In the food retail sector, unfortunately, raising the minimum wage might not make much of a difference to those employees that are most vulnerable. Grocery stores and other food retail outlets are already avoiding minimum wage and benefit requirements for many workers by keeping them in part-time jobs. Realistically, if a worker can’t get scheduled for 40 hours per week of work, then minimum wage requirements cease to be effective in ensuring an annual income floor.
My friend pastors a vibrant congregation in the Mid-City area of Los Angeles. Her people reflect the neighborhood and the church worships in both Spanish and English. In a conversation this week I asked her how her folks were doing. Her voice dropped, and she shook her head. “There are no jobs,” she said, “and the ones who work can only get part-time hours.” With dismay, she said, “I don’t know how they are making it.”
I don’t either. At one extreme, high-end properties – homes that sell for several millions of dollars – had a banner year in 2012. Sales of super-expensive automobiles reached record levels. Exotic vacation destinations are packed. The number of jobs in Los Angeles County has reached about 4.3 million, almost the number we had before the Great Recession began five years ago, although there are now also more people looking for work than then.
Most of us know how badly Walmart treats its employees. Yet whenever the remedy of paying a living wage is proposed, opponents always argue that the cost to Walmart shoppers is too high, and that low-income consumers will be hurt the most.The question is: What will a living wage for Walmart workers cost Walmart shoppers?
First, some background. A 2005 study found that Walmart jobs in metropolitan areas pay less and are less likely to offer benefits. Other researchers demonstrated that Walmart workers earn on average 31 percent less than workers in large retail stores as a whole and about 60 percent of the wages of unionized workers. They also found that an astounding 75 percent of full-time workers with at least one year on the job made below $10 an hour and less than half were enrolled in Walmart’s cost-prohibitive health plan.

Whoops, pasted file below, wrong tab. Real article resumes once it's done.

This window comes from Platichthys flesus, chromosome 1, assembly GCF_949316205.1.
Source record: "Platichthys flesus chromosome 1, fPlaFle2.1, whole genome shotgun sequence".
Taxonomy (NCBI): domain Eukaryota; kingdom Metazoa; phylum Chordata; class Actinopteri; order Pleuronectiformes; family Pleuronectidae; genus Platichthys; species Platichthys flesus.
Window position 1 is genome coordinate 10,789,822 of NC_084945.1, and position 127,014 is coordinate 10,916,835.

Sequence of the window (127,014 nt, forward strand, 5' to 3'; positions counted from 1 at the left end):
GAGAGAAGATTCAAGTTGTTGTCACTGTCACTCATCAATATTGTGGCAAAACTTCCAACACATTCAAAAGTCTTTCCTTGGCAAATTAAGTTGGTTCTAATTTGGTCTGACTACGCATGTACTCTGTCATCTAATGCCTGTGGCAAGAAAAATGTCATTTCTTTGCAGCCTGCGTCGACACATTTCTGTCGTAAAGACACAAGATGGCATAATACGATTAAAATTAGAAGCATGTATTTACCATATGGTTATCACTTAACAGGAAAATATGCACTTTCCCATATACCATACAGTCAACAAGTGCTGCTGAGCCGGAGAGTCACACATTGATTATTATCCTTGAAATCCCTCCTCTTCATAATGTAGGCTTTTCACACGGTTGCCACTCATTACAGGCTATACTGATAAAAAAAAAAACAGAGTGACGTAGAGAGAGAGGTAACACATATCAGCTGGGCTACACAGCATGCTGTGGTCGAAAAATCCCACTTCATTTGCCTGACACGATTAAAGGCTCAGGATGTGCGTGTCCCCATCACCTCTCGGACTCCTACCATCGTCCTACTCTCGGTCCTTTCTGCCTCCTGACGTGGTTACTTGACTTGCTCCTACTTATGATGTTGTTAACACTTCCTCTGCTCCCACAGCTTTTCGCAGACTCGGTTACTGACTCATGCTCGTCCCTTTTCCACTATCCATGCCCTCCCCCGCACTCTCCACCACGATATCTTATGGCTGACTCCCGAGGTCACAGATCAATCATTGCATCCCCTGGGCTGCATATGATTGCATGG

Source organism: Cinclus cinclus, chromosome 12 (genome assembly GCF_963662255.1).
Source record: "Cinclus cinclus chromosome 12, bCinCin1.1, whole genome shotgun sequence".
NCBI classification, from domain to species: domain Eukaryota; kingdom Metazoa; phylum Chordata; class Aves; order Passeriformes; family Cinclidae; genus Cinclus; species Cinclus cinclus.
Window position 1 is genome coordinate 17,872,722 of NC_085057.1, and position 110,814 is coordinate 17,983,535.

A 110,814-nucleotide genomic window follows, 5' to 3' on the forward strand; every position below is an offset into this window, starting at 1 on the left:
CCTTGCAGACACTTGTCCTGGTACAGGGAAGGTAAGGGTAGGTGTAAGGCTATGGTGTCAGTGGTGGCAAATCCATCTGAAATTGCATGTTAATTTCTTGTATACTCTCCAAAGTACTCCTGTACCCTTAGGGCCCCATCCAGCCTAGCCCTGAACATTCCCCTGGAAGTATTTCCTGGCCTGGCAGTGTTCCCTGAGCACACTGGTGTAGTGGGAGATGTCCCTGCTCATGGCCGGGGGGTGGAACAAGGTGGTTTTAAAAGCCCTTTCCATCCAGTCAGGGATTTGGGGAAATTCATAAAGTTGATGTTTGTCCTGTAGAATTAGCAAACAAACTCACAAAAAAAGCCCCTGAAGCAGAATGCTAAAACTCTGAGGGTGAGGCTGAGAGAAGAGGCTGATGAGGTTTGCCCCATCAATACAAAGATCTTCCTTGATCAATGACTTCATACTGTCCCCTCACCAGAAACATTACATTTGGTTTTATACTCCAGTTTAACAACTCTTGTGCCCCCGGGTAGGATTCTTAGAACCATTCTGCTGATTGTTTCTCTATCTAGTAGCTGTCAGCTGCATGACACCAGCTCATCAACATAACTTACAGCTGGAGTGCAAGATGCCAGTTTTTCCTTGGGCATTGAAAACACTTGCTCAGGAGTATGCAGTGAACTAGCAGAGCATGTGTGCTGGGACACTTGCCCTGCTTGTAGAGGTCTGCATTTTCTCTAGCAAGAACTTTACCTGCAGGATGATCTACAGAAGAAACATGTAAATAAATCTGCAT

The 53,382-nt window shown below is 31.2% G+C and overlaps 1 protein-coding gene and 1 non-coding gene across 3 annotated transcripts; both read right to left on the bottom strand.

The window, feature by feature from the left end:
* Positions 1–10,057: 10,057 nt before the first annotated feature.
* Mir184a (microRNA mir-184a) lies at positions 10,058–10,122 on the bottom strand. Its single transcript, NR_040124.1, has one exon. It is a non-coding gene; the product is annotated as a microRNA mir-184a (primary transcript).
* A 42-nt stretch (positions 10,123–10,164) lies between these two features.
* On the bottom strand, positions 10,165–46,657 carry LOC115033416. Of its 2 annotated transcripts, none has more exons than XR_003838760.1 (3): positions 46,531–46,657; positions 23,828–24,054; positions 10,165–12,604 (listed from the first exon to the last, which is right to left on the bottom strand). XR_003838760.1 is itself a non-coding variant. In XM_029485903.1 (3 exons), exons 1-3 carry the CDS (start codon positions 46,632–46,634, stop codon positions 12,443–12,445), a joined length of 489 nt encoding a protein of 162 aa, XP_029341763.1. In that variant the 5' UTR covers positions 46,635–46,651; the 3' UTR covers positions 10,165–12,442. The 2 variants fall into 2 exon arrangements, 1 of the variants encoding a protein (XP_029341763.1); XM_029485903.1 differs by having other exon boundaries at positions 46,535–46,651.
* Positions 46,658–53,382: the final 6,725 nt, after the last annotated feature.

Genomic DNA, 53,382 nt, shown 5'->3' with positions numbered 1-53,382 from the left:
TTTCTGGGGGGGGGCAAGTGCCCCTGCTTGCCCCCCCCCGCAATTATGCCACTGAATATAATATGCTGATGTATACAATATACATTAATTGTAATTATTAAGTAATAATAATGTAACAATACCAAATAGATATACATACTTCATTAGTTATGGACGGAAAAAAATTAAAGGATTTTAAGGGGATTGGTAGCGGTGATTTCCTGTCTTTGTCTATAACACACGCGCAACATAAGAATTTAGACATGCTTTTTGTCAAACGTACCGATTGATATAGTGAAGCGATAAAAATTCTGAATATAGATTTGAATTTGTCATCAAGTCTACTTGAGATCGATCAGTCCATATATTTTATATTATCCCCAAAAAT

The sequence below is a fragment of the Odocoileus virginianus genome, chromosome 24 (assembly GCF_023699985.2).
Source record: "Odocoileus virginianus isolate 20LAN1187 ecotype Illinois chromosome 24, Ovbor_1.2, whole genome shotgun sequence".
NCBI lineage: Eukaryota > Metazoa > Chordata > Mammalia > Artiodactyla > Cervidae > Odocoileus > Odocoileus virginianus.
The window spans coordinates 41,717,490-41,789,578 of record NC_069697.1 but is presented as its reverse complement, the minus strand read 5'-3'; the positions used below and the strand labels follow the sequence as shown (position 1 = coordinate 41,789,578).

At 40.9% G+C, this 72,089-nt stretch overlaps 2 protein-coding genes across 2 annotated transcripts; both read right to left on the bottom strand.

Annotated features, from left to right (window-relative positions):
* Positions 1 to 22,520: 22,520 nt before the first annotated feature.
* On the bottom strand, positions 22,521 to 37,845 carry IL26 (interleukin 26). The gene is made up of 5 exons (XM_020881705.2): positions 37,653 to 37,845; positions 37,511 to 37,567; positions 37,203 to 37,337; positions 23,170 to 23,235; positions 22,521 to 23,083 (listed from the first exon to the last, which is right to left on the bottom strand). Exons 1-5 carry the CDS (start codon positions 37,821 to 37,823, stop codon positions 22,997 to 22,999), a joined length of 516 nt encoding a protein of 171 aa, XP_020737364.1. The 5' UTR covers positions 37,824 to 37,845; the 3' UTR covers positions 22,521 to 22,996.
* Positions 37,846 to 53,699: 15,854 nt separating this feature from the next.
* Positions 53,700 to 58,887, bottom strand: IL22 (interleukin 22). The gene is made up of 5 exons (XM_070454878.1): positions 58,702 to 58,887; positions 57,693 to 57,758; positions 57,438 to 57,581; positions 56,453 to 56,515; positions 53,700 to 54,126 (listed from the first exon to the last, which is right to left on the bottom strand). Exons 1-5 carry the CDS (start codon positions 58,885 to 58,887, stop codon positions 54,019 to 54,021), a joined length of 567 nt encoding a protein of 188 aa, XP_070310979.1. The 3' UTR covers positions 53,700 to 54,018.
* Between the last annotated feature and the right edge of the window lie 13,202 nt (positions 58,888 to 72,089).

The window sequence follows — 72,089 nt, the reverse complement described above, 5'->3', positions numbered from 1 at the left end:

As the economy slowly rebounds, we need to ask what kind of recovery we want in Los Angeles.
Experts point to tourism as a key industry poised to help drive recovery and growth in our region. The potential is certainly there. Tourism is the largest employer in Los Angeles, accounting for one in ten jobs. And hotels in particular have recovered past pre-recession levels, with projections for strong growth. Industry analysts PFK Hospitality Research forecast revenue per available room in Los Angeles to grow by an average of 5.6 percent per year over the next five years – on top of an 11.7 percent increase this year. (For comparison, the long-run average is 3.3 percent.)
However, jobs in hospitality and tourism come in very different shapes. Some of our large hotels succeed while paying good middle-class wages and benefits. Others offer only poverty jobs that leave workers struggling to support themselves,
Tens of millions of Americans earn under $25,000 a year, and real wages in many of their lines of work have been stagnant for the past 40 years. California entrepreneur and magazine publisher Ron Unz has a suggestion for how to help them: “Perhaps the most effective means of raising their wages is simply to raise their wages.”
Specifically, Unz, in a paper for the New America Foundation, proposes raising the federal minimum wage to $12 an hour. This would, he concedes, raise prices of most things for all Americans and drive some enterprises out of business, but Unz argues that neither of these drawbacks would be terribly severe.
The cost rises would be minimal, and the sectors most threatened—ones that are magnets for illegal employment arrangements between undocumented workers and low-paying owners—impose external costs on society that outweigh their benefits to begin with. “Sweatshops and similar industries,” Unz writes,